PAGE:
Will An IVA Stop Bailiifs?

Yes. An IVA will help you stop action from bailiffs, court action, and being chased by creditors. This action will normally only stop on approval of your IVA, your IVA practitioner can contact the bailiff to confirm that you are entering into an IVA or you can also provide the bailiff with a copy of your IVA proposal to request a hold on any impending action.

Get Proof Who They Are

The first thing to do when a bailiff arrives is to ask for proof of who they are and why they’re visiting. If they say they’re a ‘debt collector’ you can ask them to leave. They don’t have the same powers as bailiffs and they have to go if you ask them to.

If they say they’re a bailiff or enforcement agent, ask them to show you a badge, ID card or ‘enforcement agent certificate’. All registered bailiffs have to carry proof of who they are. They’ll also need to tell you which company they’re from and give you a telephone contact number for the head office.

Tell them to pass the documents through your letterbox or show you at a window. Their proof of identity will show their name and what kind of bailiff they are.

To check their identity you should either:

If they cannot provide evidence of ID and who they are you can tell them to leave. Say you’ll report them to the police if they don’t go. If they won’t leave you should call 999.


Check If They Can Force Entry

The bailiff could have the right to force entry to your home or business if they’re collecting:

  • unpaid magistrates court fines, for example if you were given a fine for not paying your TV licence
  • tax debts for HM Revenue and Customs, for example if you owe income tax

They’ll need to show you proof of what you owe and a ‘warrant’ or a document called a ‘writ’ from a court. Check any documents are signed and in date and have your correct name and address.

They aren’t allowed to break down your door – they have to use ‘reasonable force’. This means they’ll have to come back with a locksmith who will unlock the door.

It’s very unlikely they’ll do this – you’ll usually still have time to make an offer to sort out the debt.

If You Let The Bailiff Into Your Home

If you decide to let them in and you can’t afford to pay what you owe straight away you’ll normally have to make a ‘controlled goods agreement’. This means you’ll agree to a repayment plan and pay some bailiff fees.

If you don’t make an agreement the bailiffs could remove your things to sell and pay off your debt.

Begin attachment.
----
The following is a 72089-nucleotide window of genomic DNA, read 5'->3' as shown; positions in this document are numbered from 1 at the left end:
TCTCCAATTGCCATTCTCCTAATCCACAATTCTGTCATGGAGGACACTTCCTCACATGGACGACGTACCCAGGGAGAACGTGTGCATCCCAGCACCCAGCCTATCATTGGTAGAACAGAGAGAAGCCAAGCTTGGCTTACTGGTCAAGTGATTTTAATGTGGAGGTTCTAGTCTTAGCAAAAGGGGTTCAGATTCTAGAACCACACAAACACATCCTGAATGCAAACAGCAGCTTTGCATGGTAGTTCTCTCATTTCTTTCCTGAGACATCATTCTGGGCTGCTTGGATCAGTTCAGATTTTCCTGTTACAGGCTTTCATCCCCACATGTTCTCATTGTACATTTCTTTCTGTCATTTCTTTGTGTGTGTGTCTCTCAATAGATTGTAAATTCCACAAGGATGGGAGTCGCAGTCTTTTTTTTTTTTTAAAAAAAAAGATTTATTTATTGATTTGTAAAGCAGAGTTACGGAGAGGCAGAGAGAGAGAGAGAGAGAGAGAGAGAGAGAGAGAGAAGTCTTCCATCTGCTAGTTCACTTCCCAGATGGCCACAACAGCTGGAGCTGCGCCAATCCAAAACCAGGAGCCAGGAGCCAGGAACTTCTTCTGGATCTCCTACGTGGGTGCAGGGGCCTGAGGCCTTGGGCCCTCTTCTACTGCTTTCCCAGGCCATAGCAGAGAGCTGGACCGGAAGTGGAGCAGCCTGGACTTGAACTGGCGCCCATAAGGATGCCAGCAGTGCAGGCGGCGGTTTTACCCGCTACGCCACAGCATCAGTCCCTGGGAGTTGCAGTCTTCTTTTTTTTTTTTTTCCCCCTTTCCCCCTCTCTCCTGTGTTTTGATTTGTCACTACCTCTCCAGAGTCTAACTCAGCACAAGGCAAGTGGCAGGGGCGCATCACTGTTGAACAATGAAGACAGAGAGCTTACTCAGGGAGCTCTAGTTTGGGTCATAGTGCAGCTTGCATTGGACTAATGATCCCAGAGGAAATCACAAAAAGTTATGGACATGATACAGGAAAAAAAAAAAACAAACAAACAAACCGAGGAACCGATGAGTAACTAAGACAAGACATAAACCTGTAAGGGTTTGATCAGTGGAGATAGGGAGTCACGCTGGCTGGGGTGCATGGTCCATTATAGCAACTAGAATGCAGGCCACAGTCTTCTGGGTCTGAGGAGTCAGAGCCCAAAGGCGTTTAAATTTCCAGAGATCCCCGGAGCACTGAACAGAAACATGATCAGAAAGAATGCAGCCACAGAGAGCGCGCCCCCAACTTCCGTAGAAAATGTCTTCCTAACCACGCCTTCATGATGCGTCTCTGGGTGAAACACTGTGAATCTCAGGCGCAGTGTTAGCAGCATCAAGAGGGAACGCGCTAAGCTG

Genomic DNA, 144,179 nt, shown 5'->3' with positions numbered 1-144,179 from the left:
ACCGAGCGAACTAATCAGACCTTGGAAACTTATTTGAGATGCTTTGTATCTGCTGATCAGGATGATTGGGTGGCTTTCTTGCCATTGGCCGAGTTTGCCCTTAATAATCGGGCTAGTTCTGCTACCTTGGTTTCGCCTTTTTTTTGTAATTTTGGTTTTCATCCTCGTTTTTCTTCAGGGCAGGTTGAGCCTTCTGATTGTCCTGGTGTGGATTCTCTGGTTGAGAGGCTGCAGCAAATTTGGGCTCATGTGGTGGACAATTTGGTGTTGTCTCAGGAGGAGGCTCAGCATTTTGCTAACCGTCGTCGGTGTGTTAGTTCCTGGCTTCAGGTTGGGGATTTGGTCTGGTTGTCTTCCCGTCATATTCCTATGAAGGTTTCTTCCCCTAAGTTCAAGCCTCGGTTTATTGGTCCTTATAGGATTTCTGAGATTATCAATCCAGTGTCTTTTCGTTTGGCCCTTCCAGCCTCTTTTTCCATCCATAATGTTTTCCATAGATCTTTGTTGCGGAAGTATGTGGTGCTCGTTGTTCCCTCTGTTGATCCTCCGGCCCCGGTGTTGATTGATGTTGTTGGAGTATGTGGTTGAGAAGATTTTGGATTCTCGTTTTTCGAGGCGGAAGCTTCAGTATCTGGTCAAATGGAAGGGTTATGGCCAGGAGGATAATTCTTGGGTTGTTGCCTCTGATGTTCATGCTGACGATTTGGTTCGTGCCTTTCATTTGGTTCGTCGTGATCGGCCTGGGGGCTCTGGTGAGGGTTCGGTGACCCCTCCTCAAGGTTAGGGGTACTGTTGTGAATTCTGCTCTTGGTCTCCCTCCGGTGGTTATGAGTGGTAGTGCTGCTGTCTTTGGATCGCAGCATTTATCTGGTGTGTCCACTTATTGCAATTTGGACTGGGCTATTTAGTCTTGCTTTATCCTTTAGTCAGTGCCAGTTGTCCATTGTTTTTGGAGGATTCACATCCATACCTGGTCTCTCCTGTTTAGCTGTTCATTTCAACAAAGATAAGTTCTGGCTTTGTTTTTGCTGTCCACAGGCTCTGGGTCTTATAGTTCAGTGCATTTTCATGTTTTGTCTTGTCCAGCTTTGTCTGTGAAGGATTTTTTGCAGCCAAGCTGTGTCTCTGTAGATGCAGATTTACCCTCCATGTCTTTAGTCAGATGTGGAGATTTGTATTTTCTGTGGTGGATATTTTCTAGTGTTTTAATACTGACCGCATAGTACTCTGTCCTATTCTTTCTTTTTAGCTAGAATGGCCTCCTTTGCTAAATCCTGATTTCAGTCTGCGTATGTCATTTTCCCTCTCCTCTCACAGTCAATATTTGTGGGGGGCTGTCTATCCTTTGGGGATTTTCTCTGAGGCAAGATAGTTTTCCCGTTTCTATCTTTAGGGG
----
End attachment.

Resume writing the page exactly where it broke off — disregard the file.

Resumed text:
If The Bailiff Isn’t Allowed To Force Entry

If the bailiff is collecting any other kind of debt they aren’t allowed to force entry.

This includes if they’re collecting:

  • council tax arrears
  • credit card or catalogue debts
  • unpaid parking tickets
  • money you owe to energy or phone companies

You have the right to keep them outside and talk through the closed door. Make sure everyone else in your home knows not to let them in.

Ask for a full breakdown of the debt they’re collecting and who the ‘creditor’ is – this is the person or company they say you owe money to. Tell them to pass any documents through the letter-box or under the door.

Check that any documents they give you are still in date and have your correct name and address. If it’s someone else’s debt, say you’ll contact the bailiff’s head office to explain and tell them to leave.

If it’s your debt, tell the bailiff to leave and say you’ll speak to their head office to make arrangements to pay.

The bailiff might say you have to pay them on the doorstep or you have to let them in – you don’t. They aren’t allowed to force their way into your home and they can’t bring a locksmith to help them get in.

They’ll normally leave if you refuse to let them in – but they’ll be back if you don’t arrange to pay your debt. It’s important to do this as quickly as you can, otherwise, the bailiffs can add fees to your debt.

You can complain if the bailiff won’t leave and you think they’re harassing you.

If You've Broken A 'Controlled Goods Agreement'

You might get a letter called a ‘notice of intention to re-enter’ if you’ve broken a ‘controlled goods agreement’. This means the bailiff has the right to enter your home using ‘reasonable force’. They’ll have to use a locksmith to unlock your door – they aren’t allowed to break it down.

There could still be time to renegotiate your controlled goods agreement and stop the bailiffs from visiting – you should act quickly.